“Pineapple Express”

COURTESY SONY
“Duuude… we’re, like, the next DeNiro and Pacino.”

Sony

At Quality 16 and Showcase

1.5 out of 5 stars

With the possible exception of “Harold and Kumar: Escape from Guantanamo Bay,” never has a movie about potheads acting like potheads drawn as much serious consideration from critics as “Pineapple Express.” It turns out, though, that this latest release from the brain trust of Judd Apatow and company — producers of such comedic hits as “The 40-Year-Old Virgin,” “Knocked Up” and “Superbad” — didn’t deserve any of that attention. Lame, juvenile and often utterly incomprehensible, “Pineapple Express” should serve as a warning of what happens when we give any filmmaker more credit than he deserves.

Seth Rogen (“Knocked Up”) co-wrote and stars in the film as Dale Denton, an average pothead who has the misfortune of witnessing a drug-related murder. On the run from a drug lord looking to silence any witnesses, Dale turns to his pot dealer Saul (James Franco, “Spiderman 3”) for help. They run, hide and smoke before deciding to take a stand. In the process they learn many lessons, chief among them that being high all the time might just be the one thing holding them back in life.

For what it aims to be — a stoner comedy with no real point — “Pineapple Express” can’t really fail. It’s reasonably goofy, and Franco brings an odd likability to the dealer character. Rogen is as pleasant a slacker as you might remember from “Knocked Up,” and the film manages a few laughs with its outlandish, almost satirical setup as an action movie. It’s a movie you might see on a slow Tuesday night with your high school buddies and laugh over before regretting what a waste of time it was.

Thus, the film falls well short of justifying the perpetual smoke of credibility that seems to shroud every Apatow production. Through no fault of their own, Apatow, Rogen and their frequent collaborators (Jonah Hill and Evan Goldberg among them) are constantly drooled over by critics and fans for the supposed charm and significance of their films. Whether it be the “honesty” of “The 40-Year Old Virgin” or the “compassion” of “Knocked Up,” several voices of prominence have droned on about how these films strike a chord others miss. They should know better.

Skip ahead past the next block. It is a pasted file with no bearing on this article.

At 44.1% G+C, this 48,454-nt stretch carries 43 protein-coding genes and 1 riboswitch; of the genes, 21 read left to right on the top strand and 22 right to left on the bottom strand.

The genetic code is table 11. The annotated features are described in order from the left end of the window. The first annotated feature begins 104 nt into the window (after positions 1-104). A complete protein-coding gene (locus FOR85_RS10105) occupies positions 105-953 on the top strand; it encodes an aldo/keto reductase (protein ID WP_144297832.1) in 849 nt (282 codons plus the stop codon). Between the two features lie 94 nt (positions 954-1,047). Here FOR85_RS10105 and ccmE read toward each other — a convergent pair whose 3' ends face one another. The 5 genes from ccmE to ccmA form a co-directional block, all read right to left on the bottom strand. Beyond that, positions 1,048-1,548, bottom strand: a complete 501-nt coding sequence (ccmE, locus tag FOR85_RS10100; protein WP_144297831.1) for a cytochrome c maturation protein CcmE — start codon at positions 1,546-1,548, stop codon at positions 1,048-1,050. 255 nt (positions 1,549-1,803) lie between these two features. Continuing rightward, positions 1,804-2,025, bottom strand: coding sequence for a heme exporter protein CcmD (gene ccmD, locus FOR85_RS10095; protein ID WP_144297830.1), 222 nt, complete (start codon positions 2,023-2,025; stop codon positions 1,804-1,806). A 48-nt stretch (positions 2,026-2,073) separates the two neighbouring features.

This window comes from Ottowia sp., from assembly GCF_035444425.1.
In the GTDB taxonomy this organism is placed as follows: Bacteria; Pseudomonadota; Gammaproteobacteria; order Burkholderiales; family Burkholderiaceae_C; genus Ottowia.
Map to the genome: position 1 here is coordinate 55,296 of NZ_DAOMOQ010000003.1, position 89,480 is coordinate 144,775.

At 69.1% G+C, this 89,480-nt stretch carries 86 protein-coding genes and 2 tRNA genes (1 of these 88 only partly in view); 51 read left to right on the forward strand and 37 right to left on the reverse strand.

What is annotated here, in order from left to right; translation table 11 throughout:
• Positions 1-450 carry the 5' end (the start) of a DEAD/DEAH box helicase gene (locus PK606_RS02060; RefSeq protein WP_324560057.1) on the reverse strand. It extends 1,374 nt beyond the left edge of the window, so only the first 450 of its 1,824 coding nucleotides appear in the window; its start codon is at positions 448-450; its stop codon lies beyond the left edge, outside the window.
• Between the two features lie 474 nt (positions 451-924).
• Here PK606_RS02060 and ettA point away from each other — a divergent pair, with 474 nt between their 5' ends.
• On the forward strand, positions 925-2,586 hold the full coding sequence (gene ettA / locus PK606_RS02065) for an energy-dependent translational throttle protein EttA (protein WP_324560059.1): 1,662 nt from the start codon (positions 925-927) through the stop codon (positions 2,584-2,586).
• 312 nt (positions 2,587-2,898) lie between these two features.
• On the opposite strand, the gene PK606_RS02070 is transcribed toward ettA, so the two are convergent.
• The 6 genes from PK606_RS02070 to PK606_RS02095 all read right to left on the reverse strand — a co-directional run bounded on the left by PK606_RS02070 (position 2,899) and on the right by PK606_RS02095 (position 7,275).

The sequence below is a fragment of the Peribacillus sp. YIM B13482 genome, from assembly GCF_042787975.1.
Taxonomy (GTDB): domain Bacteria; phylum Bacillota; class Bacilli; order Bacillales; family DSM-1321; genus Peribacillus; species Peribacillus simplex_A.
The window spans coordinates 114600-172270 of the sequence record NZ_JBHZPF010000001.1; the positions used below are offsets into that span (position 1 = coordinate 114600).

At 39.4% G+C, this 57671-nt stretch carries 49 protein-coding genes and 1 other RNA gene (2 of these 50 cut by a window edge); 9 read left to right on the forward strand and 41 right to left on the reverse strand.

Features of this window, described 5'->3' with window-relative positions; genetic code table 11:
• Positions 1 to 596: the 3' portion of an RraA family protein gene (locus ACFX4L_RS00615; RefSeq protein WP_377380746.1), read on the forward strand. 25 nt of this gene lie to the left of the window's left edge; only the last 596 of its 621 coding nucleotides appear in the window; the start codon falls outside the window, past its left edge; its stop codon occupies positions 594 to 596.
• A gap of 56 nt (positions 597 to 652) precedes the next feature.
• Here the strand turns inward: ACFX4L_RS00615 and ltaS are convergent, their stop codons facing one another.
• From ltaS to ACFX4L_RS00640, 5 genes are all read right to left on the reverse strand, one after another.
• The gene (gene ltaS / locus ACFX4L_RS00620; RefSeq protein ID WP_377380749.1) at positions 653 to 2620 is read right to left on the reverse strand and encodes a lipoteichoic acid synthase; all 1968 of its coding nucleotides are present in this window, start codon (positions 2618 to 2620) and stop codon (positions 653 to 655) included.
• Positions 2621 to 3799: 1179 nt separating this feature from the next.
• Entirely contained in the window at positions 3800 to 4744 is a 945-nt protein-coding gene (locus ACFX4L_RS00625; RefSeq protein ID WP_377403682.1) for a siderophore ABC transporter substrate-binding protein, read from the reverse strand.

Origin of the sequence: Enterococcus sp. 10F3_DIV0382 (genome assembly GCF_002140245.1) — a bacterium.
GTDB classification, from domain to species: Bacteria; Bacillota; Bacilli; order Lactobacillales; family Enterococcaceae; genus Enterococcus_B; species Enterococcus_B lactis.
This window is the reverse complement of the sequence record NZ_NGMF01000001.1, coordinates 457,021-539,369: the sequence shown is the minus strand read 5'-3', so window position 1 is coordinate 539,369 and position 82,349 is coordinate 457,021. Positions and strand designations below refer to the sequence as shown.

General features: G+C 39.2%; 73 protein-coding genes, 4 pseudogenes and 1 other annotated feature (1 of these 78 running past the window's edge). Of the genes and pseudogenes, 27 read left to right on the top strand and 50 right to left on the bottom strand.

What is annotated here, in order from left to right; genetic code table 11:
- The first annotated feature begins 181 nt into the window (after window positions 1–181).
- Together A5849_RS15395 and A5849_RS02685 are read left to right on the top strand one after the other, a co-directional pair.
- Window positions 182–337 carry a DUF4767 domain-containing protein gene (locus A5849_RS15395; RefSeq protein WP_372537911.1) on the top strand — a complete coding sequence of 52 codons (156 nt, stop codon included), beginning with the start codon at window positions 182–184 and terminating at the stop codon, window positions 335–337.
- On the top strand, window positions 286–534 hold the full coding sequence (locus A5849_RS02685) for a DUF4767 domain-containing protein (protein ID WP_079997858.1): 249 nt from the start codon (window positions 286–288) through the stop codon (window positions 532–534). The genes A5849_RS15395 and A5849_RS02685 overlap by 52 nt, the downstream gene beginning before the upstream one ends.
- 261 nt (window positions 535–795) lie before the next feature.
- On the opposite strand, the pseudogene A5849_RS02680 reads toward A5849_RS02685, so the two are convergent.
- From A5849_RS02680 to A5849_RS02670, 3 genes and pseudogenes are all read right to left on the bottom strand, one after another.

We as critics or fans often get caught up in supposed depth in films that would mystify even the creators of those films. “Knocked Up” might be the perfect example of a movie whose gigantic flaws were overlooked for such fallacies. For example, few, if any, critics have questioned the unflattering depictions of women in Apatow’s productions, chief among them Katherine Heigl’s airheaded embrace of Rogen (again a loser/stoner) in “Knocked Up.”

This trend continues in “Pineapple Express” with the ludicrous romance of Rogen and a high school girl (who is completely indifferent to the fact that he might get her whole family killed). It seems that every lead female character in these films either has serious self-image issues or has never been in the company of a sober male. That might be a line to follow when writing about the next Apatow production, but it seems too many of us are busy fawning over nonexistent undertones.

Like Adam Sandler’s whiny tantrums or Martin Lawrence’s motor-mouth, Apatow’s stoner-with-a-heart-of-gold shtick will inevitably wear thin. Better sooner than later, though, because until that happens, we’ll still be fools eagerly looking for meaning in fluff like “Pineapple Express.”

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